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Wood actually took 23 years, not two hours to die in Arizona
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Do not get teary-eyed or enraged thinking about how Joseph R. Wood III died.

There is little doubt that it took Wood nearly two hours to die. Well, actually it took 23 years for Wood to die since he was convicted in Arizona on two counts of first-degree murder on July 2, 1991. Had that happened in California, a judge would have ruled the delay of his execution cruel and unusual punishment, although it would be the norm for a death penalty case in the Golden State.

But I digress, just like the proponents of the death penalty do who throw everything but the kitchen sink at efforts to make capital punishment go away.

Wood was out cold when he died. His victims, Debbie and Gene Dietz weren't.

His lawyers spent the better part of two hours while Wood was dying by lethal injection arguing whether he was in pain while filing emergency injunctions presumably aimed at trying to revive him so he could live out the rest of his life in possibly a vegetative state on the taxpayer's dime.

To understand what executioners do, they essentially give a killer a drug that knocks them out, much like an anesthesiologist gives anyone going under the knife. Then other drugs flow into the killer's veins to kill him.

Supposedly, death penalty foes argue, Wood felt pain. While personally I'm more bothered by the fact his victims felt pain and had Wood acting as judge, jury and executioner without benefit of them having 23 years to appeal his ruling, I seriously doubt he felt any pain.

I've had two hernia surgeries. When I woke up in the recovery room, I do not recall having felt anything painful. In fact it wasn't until hours later when the drugs wore off and I initially refused to take Vicodin that I felt any pain. Either the lawyers arguing Wood was in pain have never been knocked out for surgery or else they were trying to milk Wood's two-hour exit into a poster execution to trigger emotional support to "deep six" the death penalty.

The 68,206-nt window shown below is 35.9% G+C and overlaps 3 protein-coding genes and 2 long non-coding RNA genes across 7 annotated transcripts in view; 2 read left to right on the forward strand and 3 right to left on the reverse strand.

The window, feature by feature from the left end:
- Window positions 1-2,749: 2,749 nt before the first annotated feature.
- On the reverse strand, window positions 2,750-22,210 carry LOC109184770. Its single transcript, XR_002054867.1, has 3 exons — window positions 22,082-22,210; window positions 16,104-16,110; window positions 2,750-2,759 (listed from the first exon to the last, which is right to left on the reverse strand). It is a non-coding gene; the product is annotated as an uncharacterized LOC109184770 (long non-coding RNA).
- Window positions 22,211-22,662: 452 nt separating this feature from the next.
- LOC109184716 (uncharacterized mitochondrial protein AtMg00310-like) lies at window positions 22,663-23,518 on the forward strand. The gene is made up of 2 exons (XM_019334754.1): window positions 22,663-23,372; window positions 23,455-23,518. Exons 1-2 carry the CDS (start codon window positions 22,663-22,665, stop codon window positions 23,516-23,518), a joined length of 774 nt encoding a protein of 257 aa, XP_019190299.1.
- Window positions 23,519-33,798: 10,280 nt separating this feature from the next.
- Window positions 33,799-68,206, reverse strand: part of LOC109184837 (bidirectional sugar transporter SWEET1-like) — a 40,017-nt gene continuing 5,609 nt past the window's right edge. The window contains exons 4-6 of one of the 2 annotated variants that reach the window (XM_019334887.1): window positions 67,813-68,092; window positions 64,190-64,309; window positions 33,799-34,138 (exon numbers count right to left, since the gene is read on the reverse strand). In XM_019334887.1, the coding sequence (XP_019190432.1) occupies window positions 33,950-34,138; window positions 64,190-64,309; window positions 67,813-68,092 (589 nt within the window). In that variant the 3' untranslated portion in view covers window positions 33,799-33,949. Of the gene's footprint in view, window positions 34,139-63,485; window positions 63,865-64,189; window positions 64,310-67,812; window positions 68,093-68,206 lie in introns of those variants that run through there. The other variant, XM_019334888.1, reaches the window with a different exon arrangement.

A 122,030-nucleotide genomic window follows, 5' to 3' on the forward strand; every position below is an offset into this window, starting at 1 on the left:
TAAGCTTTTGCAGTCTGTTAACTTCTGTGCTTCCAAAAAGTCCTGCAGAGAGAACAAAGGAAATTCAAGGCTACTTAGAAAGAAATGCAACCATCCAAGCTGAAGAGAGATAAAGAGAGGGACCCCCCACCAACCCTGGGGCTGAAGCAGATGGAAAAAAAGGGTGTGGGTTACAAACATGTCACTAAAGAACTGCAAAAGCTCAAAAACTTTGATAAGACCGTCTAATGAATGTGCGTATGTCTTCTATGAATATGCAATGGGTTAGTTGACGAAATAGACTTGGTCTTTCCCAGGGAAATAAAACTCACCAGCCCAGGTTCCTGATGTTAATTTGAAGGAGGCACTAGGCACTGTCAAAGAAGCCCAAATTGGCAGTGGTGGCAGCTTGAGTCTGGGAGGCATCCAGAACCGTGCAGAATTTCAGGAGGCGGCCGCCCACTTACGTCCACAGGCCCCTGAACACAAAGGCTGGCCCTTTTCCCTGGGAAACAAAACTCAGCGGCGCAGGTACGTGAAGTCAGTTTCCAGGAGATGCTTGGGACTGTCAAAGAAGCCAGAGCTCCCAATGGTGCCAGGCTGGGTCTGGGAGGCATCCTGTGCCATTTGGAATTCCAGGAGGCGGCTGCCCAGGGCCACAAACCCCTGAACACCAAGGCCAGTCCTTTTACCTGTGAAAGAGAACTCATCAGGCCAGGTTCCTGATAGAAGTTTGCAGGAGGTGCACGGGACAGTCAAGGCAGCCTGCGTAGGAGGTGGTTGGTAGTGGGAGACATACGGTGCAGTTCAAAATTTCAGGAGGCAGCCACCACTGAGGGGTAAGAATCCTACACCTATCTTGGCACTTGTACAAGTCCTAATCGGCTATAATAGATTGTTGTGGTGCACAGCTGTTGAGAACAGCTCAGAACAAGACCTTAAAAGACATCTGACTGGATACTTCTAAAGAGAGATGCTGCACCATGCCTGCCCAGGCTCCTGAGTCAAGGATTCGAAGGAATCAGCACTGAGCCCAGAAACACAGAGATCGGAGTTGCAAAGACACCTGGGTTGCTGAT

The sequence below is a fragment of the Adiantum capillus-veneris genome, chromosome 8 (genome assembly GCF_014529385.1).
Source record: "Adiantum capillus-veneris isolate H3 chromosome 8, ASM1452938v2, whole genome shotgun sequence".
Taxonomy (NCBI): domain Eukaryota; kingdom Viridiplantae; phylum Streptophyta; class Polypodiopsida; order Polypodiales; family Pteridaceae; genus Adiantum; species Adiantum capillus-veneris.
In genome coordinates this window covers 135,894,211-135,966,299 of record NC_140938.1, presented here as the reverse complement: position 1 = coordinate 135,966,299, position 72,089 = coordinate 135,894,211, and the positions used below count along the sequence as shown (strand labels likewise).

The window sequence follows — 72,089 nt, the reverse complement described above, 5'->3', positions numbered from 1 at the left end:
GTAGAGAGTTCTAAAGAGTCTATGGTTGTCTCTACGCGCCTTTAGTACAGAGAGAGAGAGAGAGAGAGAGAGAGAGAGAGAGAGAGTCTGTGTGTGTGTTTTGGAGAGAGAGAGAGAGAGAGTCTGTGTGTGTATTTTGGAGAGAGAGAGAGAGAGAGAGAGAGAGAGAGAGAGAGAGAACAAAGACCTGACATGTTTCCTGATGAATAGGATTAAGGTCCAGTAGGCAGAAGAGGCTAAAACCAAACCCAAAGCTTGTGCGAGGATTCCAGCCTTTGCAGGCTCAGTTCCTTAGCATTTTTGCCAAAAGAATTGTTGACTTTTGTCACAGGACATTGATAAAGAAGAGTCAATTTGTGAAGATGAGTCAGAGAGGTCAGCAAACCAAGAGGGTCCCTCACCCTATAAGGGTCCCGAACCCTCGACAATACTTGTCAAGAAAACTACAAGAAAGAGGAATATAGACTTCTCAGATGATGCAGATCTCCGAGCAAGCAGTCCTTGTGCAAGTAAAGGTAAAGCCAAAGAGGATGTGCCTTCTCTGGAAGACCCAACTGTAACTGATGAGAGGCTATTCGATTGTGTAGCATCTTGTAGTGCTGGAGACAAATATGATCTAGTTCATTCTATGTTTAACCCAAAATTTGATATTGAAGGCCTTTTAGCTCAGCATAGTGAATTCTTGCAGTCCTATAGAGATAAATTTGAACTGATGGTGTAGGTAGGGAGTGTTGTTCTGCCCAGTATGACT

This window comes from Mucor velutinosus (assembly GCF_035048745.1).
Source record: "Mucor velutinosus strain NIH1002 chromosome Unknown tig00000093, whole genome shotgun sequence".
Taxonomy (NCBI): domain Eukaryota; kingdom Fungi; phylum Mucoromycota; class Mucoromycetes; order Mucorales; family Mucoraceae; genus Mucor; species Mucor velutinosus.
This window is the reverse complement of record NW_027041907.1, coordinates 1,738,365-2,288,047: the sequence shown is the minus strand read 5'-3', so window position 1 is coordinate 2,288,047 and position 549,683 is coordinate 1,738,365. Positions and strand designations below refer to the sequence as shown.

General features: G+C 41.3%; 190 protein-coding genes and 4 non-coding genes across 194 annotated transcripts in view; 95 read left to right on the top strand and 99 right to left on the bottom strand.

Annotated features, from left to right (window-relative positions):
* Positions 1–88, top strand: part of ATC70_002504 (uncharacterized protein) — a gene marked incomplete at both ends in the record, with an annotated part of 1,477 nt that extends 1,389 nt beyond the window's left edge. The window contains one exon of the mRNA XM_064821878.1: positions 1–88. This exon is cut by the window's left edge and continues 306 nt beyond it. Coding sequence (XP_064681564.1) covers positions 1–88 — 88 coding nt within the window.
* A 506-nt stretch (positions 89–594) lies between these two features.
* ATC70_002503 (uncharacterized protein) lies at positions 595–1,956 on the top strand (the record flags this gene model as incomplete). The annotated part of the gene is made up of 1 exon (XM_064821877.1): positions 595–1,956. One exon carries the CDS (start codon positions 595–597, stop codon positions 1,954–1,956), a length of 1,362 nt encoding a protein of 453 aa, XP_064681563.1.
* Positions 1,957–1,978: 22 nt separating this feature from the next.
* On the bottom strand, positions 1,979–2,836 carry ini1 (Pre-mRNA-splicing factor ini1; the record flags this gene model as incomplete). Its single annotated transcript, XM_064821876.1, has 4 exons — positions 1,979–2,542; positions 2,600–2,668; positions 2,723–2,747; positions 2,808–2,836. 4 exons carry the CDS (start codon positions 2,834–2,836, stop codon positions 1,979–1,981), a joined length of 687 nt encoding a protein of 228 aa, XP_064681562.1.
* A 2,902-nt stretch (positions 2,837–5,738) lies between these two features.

Let's review not how Wood died but how 29-year-old Debbie Dietz died as well as her 55-year-old father Gene Dietz.

Debbie Dietz had escaped a five-year relationship as Wood's girlfriend during which time Wood repeatedly abused her physically.

Wood, on Aug. 7, 1989, walked into the Pima County auto body shop where Debbie Dietz worked as part of a family business. He was carrying a .38 caliber revolver.

He walked up to Gene Dietz and shot him once in the chest - killing him. Wood then grabbed Debbie Dietz, put her in a hold before shooting her first in the abdomen and then in the chest. He then fled the building.

It is important to note that Wood shot his ex-girlfriend not in such a manner that she wouldn't experience some pain before her heart stopped beating, but that he shot her in the stomach which obviously would not kill her in seconds. Where were the lawyers and the moralists on Aug. 7, 1989, or is only the pain of a cold-blooded killer important in the American justice system?

It was clear that Wood didn't enter the auto body shop to talk. Nor was it a heat of the moment type of thing. Nor could his defense attorneys prove mental defect, duress or being under the influence of alcohol or drugs. Wood went to the auto body shop with two purposes - to kill the man that got his daughter out of a physically abusive relationship and to kill his ex-girlfriend. That is premeditated murder.

And if Richard Dieter, executive director of the Death Penalty Information Center, believes the words that he said in referencing the Arizona execution as "more evidence that the death penalty has become an embarrassing spectacle" then he might want to embrace the suggestion of Ninth Circuit Court of Appeals Chief Justice Alex Kozinski.

Kozinski suggests states opt for the "more primitive" but "foolproof" firing squad to execute death row inmates.

Kozinski dismisses lethal injections for being a "misguided effort to mask the brutality of executions by making them look serene and beautiful."

The judge noted that "executions are, in fact brutal, savage events and nothing the state tries to do can mask that reality. Nor should we. If we as a society want to carry out executions, we should be willing to face the fact the state is committing a horrendous brutality on our behalf."

Based on the overwhelming majority of referendums society wants the death penalty for those who savagely, ruthlessly and without hesitation take the lives of others.

So let's make it clear how we got to lethal injections. It wasn't because the state per se wanted to make the executions seem more serene. It is because those who want to stop the death penalty from being carried out have for decades had carte blanche ability in appeals to try to do anything to derail the ultimate sentence. Those appeals often have nothing to do with the facts of the case or the laws under which the death sentence conviction was obtained.

It is how California got to the point last month of having a judge rule that the delays in executing a death row inmate has made capital punishment cruel and unusual punishment

If that is the case, then maybe the courts should do something about it and bar death penalty appeals not narrowly focused on evidence, the trial, and the law.

This column is the opinion of Dennis Wyatt, and does not necessarily represent the opinion of The Courier or Morris Newspaper Corp. of CA.